Wednesday Wisdom | We’re All in Recovery

There’s been a heightened anxiety over the past few years with the pandemic, political uncertainty, social unrest, and rapidly advancing technology. The rapid clip of change can lead to uneasiness and result in our being drained mentally, physically, emotionally, and spiritually. During this time, people seek the safety and comfort of the known.

Are you providing people with the sense that you are a safe space where they can share their challenges, difficulties, and innermost self?

Over the years, many people have come to me, viewing me as a safe person to trust with their struggles. I’m not sure why, honestly. It’s simply something that started happening when I was little and continued as I grew older, even though I faced challenges of my own and didn’t always consider myself to be the most trustworthy person on the planet.

I had to learn how to steward this trust well. There were wrong turns, shortcomings, and failures along the way. I’ve had to hone my listening skills and become comfortable as a caretaker of other people’s stories while resisting the urge to fix what isn’t mine to fix.

Nonetheless, I am humbled by their trust.

22 throw off your old sinful nature and your former way of life, which is corrupted by lust and deception. 23 Instead, let the Spirit renew your thoughts and attitudes. 24 Put on your new nature, created to be like God—truly righteous and holy.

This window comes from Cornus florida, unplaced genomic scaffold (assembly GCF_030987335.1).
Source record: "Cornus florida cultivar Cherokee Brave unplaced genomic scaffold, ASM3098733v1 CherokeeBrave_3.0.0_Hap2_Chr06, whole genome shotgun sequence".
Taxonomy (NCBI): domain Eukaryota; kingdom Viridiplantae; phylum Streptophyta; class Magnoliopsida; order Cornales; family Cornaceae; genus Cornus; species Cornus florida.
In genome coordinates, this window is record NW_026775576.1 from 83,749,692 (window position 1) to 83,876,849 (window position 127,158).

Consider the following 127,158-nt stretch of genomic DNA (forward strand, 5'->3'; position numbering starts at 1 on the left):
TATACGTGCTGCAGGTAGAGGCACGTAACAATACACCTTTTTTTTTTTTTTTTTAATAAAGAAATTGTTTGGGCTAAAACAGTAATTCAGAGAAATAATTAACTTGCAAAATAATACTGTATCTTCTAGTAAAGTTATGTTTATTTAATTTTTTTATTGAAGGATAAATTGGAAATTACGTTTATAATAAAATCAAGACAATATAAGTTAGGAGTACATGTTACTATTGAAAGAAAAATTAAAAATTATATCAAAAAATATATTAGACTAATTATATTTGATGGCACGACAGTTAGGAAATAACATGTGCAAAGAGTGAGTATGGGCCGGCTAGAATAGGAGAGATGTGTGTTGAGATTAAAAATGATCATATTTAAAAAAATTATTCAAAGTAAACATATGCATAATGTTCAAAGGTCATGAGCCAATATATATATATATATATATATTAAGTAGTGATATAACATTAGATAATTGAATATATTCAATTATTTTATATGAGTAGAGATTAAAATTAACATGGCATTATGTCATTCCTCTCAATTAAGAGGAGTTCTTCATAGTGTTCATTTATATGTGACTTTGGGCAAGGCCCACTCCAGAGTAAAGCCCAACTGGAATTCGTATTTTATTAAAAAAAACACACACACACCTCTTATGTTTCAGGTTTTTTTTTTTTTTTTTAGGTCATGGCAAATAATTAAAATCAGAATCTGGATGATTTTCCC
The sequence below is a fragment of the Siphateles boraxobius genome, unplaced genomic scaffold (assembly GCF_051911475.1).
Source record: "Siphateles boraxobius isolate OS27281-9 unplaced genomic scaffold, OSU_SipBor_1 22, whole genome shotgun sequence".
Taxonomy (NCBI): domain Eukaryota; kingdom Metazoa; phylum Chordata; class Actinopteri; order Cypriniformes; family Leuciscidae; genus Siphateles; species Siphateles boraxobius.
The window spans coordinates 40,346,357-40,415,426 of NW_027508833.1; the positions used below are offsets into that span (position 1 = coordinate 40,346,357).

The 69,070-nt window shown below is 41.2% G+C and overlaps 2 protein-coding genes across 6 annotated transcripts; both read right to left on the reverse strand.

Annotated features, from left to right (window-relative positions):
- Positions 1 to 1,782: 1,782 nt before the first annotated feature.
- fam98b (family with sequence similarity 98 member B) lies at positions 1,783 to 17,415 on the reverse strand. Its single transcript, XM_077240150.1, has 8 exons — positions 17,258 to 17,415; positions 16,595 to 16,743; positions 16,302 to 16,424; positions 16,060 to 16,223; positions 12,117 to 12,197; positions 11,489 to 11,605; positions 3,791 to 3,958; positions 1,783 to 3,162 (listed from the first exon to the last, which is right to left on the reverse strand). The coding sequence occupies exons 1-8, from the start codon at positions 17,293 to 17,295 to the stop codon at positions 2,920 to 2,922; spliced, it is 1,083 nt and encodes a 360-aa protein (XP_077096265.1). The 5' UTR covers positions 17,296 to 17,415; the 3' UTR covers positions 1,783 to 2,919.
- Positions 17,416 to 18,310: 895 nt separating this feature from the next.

Ephesians 4:22-24 (NLT)

We live in a world and during a time where we are all healing mentally, physically, emotionally, and spiritually from the year that wasn’t (2020). The turmoil we experienced takes a toll. How will we get right?

Apart from a complete revival—mental, physical, emotional, spiritual—I’m not sure we can. We are now all in recovery.

Mentally, find someone to talk to that will listen well without trying to fix you. Spend time with a trusted friend even if it’s simply a phone call or text exchange, although this is too deep for texts, in my humble opinion. Seek out counseling or talk with a chaplain. Maybe you need to go one step further and engage the help of someone equipped to handle trauma. For me, I visit with a chaplain regularly. We’re still in the getting to know each other stage, but I can see our conversations help me. And through work, as I mentioned in a previous post, I have access to trauma training and counseling. It’s hard, but rewarding if I’m willing to do the work.

Physically, step outside. Go for a walk. Take off your mask and breath in some fresh air! If you feel up to it, head up to the gym and rekindle that old workout routine or dust off that forgotten bicycle stashed in your garage. Spend time with your better half or a friend you enjoy being around.

Emotionally, admit your hurts. Forgive yourself. Forgive others. Let go of any anger, bitterness, envy, or jealousy. Let go of your rage and any resentment. Turn of the news. Skip the social media. Unplug. Unwind. Spend quality time with someone you love and who loves you.

Spiritually, discover God. Explore a relationship with a power greater than yourself. I find time to spend time with God in reading His Word and in daily conversation. I carve out time to write. For me, these are necessities like breathing fresh air, drinking water, and eating a good meal.

Create in me a clean heart, O God.

    Renew a loyal spirit within me.

Psalm 51:10 (NLT)

Perhaps, you’ll find these suggestions helpful. Apply what resonates with you, leave the rest.

May the Lord of Lords bless you with His favor today.


The Devotional Guy™

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